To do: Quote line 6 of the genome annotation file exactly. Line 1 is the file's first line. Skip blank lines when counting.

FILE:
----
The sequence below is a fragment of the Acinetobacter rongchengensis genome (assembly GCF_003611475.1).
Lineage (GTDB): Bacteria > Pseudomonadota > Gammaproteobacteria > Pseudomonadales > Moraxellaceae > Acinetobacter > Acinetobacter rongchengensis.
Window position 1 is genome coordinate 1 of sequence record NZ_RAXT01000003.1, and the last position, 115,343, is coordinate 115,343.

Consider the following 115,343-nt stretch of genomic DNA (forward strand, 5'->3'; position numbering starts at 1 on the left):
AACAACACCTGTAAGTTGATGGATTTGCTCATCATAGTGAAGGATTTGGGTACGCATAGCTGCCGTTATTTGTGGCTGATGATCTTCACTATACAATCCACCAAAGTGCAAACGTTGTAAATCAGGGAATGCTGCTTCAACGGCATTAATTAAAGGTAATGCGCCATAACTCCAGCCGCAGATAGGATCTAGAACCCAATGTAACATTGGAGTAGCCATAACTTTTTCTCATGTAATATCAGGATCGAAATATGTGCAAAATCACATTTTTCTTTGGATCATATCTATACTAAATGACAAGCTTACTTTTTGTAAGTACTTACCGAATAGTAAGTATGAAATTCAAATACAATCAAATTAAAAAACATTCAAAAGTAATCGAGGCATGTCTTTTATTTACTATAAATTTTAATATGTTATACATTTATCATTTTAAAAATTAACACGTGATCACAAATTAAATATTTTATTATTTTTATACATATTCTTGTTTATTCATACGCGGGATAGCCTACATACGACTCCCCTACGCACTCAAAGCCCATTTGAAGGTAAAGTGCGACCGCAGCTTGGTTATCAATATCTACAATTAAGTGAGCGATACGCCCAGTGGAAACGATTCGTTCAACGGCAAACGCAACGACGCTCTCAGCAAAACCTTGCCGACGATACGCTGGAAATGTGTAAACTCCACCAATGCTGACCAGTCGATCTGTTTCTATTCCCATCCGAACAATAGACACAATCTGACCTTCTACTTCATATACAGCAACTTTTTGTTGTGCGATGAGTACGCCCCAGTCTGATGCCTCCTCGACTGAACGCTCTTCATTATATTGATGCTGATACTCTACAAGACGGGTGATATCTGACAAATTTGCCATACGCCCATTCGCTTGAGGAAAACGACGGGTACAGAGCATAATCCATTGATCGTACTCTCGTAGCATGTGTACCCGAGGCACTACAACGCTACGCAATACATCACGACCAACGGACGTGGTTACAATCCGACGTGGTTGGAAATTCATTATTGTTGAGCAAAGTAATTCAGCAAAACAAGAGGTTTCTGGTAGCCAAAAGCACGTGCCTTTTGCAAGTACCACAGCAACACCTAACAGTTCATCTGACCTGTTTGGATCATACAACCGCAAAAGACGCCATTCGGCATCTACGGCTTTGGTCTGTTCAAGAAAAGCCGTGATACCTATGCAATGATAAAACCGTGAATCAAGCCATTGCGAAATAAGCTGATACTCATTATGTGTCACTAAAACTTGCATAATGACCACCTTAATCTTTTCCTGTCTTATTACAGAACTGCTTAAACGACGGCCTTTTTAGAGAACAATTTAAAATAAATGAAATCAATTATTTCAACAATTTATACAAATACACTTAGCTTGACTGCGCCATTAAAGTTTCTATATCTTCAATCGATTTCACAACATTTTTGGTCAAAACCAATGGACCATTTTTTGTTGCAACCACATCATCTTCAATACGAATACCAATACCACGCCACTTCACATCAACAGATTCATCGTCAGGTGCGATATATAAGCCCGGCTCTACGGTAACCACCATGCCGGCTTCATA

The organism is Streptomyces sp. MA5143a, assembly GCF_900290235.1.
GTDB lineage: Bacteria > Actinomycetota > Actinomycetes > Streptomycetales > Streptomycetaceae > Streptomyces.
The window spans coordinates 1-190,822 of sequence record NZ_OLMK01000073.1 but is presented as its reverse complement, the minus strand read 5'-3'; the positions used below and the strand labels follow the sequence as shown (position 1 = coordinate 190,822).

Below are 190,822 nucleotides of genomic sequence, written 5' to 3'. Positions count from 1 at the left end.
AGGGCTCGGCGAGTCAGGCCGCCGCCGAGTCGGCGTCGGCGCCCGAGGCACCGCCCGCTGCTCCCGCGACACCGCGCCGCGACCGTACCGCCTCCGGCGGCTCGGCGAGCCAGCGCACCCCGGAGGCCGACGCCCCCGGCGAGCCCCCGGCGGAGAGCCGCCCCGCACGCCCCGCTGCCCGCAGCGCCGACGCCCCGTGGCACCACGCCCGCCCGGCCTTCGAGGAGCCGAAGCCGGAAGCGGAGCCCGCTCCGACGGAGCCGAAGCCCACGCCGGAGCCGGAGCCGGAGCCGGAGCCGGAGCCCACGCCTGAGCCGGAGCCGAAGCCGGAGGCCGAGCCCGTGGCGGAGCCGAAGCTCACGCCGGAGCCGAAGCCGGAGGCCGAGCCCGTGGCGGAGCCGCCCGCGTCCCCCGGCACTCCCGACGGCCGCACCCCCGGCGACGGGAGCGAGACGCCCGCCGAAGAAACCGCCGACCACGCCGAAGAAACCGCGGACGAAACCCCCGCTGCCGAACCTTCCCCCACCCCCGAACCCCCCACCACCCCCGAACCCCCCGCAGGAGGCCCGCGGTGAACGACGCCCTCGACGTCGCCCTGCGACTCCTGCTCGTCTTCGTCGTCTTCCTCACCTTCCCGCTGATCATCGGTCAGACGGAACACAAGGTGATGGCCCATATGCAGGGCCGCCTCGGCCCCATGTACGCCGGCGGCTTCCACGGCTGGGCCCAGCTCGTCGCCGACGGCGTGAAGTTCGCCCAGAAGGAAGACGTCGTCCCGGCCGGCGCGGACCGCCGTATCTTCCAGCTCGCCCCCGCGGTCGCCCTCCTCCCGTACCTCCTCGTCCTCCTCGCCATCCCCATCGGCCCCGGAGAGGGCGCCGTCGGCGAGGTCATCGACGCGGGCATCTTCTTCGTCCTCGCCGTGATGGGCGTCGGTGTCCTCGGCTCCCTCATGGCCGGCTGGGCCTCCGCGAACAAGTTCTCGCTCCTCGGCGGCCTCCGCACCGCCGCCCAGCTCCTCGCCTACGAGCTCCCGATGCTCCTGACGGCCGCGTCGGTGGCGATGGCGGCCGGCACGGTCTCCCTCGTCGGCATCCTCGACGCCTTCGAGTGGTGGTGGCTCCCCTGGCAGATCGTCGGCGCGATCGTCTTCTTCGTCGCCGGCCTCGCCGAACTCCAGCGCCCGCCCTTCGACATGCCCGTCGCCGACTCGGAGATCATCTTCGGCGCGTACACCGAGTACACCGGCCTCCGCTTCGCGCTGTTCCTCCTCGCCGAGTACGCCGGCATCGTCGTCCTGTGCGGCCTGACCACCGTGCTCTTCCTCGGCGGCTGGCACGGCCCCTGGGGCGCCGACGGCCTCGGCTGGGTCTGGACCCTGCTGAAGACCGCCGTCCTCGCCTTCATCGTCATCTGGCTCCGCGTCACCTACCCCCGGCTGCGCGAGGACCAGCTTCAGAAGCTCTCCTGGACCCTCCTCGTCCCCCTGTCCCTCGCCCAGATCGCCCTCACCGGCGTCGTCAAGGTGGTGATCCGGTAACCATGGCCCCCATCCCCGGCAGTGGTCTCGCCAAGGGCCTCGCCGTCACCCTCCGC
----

The organism is Streptomyces sp. MA5143a, assembly GCF_900290235.1.